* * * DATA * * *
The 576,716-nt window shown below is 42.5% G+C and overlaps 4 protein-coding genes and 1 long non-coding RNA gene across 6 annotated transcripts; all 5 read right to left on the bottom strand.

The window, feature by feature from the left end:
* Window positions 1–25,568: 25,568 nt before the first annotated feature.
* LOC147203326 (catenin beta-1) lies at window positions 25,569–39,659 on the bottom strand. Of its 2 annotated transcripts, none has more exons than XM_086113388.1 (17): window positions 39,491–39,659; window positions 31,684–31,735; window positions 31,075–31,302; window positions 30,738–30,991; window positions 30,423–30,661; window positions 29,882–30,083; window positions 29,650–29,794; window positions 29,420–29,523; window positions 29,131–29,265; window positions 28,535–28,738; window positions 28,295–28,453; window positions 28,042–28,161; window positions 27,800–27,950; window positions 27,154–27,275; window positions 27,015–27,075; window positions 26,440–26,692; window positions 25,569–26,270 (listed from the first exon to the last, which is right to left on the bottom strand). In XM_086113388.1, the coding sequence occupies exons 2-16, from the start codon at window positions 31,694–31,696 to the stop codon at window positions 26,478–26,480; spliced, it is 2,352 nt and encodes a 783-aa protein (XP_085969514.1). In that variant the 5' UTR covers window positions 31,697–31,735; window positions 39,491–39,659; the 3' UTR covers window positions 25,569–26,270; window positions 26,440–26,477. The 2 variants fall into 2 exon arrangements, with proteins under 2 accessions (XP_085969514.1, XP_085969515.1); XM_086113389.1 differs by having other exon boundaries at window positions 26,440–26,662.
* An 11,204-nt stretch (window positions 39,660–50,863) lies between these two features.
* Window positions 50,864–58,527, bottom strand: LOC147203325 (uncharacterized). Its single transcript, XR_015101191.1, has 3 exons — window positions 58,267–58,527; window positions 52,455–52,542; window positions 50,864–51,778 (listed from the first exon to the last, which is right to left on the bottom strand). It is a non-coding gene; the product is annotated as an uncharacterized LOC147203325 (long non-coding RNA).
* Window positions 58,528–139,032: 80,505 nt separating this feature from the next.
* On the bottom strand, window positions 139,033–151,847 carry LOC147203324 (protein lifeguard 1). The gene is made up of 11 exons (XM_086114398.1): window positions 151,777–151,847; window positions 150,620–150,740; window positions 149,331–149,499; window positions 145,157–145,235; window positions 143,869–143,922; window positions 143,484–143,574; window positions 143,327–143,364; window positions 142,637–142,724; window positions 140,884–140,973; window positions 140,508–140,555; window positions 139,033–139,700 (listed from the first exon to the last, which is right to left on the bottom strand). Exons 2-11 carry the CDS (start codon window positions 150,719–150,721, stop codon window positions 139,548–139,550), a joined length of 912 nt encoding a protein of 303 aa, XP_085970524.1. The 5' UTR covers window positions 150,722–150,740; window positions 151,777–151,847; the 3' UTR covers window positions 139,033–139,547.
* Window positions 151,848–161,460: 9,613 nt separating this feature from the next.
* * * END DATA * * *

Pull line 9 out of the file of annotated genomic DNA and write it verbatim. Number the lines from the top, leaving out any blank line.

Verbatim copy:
* Window positions 151,848–161,460: 9,613 nt separating this feature from the next.